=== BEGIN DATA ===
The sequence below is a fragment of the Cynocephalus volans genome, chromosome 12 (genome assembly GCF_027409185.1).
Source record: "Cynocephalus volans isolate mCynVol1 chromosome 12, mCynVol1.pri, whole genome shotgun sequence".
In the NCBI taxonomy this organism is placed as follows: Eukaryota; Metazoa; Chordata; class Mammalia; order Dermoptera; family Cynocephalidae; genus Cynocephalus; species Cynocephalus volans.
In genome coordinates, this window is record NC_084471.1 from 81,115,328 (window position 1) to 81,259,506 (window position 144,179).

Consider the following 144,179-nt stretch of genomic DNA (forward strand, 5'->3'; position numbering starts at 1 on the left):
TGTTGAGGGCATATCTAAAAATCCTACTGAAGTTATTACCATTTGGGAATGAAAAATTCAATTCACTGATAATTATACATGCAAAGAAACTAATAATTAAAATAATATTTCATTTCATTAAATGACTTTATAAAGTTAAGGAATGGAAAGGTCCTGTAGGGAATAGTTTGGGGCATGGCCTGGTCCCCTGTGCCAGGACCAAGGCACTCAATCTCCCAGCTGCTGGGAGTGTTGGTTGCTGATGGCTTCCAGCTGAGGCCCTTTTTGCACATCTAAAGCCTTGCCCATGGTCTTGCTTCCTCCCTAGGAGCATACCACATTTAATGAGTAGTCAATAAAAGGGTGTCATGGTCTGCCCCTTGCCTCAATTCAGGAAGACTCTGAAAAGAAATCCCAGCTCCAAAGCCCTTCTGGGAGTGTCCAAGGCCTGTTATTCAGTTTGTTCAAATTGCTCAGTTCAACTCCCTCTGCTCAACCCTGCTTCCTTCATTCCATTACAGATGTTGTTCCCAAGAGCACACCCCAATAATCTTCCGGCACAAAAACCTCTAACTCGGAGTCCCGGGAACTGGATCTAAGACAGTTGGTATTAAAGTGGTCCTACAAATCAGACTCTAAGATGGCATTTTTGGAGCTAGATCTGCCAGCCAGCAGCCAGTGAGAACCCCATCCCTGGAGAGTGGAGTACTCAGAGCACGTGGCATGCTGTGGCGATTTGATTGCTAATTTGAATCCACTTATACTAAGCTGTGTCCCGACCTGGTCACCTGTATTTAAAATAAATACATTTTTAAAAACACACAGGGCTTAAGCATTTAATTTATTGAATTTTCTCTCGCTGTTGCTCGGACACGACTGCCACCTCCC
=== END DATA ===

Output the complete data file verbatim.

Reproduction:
The sequence below is a fragment of the Cynocephalus volans genome, chromosome 12 (genome assembly GCF_027409185.1).
Source record: "Cynocephalus volans isolate mCynVol1 chromosome 12, mCynVol1.pri, whole genome shotgun sequence".
In the NCBI taxonomy this organism is placed as follows: Eukaryota; Metazoa; Chordata; class Mammalia; order Dermoptera; family Cynocephalidae; genus Cynocephalus; species Cynocephalus volans.
In genome coordinates, this window is record NC_084471.1 from 81,115,328 (window position 1) to 81,259,506 (window position 144,179).

Consider the following 144,179-nt stretch of genomic DNA (forward strand, 5'->3'; position numbering starts at 1 on the left):
TGTTGAGGGCATATCTAAAAATCCTACTGAAGTTATTACCATTTGGGAATGAAAAATTCAATTCACTGATAATTATACATGCAAAGAAACTAATAATTAAAATAATATTTCATTTCATTAAATGACTTTATAAAGTTAAGGAATGGAAAGGTCCTGTAGGGAATAGTTTGGGGCATGGCCTGGTCCCCTGTGCCAGGACCAAGGCACTCAATCTCCCAGCTGCTGGGAGTGTTGGTTGCTGATGGCTTCCAGCTGAGGCCCTTTTTGCACATCTAAAGCCTTGCCCATGGTCTTGCTTCCTCCCTAGGAGCATACCACATTTAATGAGTAGTCAATAAAAGGGTGTCATGGTCTGCCCCTTGCCTCAATTCAGGAAGACTCTGAAAAGAAATCCCAGCTCCAAAGCCCTTCTGGGAGTGTCCAAGGCCTGTTATTCAGTTTGTTCAAATTGCTCAGTTCAACTCCCTCTGCTCAACCCTGCTTCCTTCATTCCATTACAGATGTTGTTCCCAAGAGCACACCCCAATAATCTTCCGGCACAAAAACCTCTAACTCGGAGTCCCGGGAACTGGATCTAAGACAGTTGGTATTAAAGTGGTCCTACAAATCAGACTCTAAGATGGCATTTTTGGAGCTAGATCTGCCAGCCAGCAGCCAGTGAGAACCCCATCCCTGGAGAGTGGAGTACTCAGAGCACGTGGCATGCTGTGGCGATTTGATTGCTAATTTGAATCCACTTATACTAAGCTGTGTCCCGACCTGGTCACCTGTATTTAAAATAAATACATTTTTAAAAACACACAGGGCTTAAGCATTTAATTTATTGAATTTTCTCTCGCTGTTGCTCGGACACGACTGCCACCTCCC